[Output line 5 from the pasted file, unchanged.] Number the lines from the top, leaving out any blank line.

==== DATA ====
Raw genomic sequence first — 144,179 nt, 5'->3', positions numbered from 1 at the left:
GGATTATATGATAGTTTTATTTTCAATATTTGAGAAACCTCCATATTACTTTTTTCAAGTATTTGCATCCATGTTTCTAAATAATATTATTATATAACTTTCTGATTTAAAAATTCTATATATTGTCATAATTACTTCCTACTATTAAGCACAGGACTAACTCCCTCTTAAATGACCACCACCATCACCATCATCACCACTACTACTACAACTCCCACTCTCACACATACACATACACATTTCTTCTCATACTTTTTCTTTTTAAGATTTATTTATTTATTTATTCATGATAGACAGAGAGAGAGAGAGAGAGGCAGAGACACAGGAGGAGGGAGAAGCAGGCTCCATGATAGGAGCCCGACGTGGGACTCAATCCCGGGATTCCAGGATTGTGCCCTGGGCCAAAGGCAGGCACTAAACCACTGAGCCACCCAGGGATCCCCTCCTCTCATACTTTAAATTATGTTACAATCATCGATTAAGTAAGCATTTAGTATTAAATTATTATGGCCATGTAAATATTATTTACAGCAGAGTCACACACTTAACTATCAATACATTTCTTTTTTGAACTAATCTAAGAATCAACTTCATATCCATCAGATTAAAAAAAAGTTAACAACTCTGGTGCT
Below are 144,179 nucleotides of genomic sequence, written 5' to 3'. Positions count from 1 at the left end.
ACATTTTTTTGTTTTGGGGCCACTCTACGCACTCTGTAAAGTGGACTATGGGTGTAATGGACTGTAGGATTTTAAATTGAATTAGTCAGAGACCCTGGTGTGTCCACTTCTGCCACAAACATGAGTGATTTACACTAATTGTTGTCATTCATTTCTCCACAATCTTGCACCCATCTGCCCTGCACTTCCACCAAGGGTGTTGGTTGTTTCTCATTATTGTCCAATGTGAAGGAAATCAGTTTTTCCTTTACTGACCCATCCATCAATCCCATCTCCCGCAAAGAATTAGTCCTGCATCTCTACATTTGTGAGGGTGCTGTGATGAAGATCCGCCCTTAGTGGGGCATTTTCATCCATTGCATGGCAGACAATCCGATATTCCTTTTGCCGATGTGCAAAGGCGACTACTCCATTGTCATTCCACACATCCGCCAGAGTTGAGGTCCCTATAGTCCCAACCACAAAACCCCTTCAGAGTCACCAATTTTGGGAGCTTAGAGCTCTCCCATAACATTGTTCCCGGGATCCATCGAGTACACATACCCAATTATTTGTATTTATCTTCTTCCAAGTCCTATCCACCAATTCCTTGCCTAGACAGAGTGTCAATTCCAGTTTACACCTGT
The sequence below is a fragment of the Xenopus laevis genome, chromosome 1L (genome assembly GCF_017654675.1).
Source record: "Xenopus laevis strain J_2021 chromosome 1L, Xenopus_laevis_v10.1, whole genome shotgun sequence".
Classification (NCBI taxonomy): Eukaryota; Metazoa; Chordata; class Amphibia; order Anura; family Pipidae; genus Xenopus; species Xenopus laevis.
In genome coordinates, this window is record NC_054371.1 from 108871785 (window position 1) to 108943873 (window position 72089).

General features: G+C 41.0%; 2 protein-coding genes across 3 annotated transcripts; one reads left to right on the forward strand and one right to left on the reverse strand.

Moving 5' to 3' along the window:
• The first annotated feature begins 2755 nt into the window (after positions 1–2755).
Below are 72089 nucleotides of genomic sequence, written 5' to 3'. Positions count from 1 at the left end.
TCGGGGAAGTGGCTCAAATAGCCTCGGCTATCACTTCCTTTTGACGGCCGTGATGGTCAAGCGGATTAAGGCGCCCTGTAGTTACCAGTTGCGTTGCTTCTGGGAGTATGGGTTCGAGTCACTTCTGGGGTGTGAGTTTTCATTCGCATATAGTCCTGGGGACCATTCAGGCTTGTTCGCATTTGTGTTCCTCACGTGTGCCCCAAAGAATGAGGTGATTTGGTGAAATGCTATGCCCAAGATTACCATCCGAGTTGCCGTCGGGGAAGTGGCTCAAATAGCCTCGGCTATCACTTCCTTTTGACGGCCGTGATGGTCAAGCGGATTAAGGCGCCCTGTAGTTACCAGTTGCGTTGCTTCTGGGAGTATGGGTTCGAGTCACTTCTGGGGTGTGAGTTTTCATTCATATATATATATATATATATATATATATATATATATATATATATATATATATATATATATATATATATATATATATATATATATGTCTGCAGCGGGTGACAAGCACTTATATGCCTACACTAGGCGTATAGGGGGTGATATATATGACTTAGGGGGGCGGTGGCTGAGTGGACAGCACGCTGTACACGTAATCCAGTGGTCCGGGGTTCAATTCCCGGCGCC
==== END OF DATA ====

The sequence below is a fragment of the Xenopus laevis genome, chromosome 1L (genome assembly GCF_017654675.1).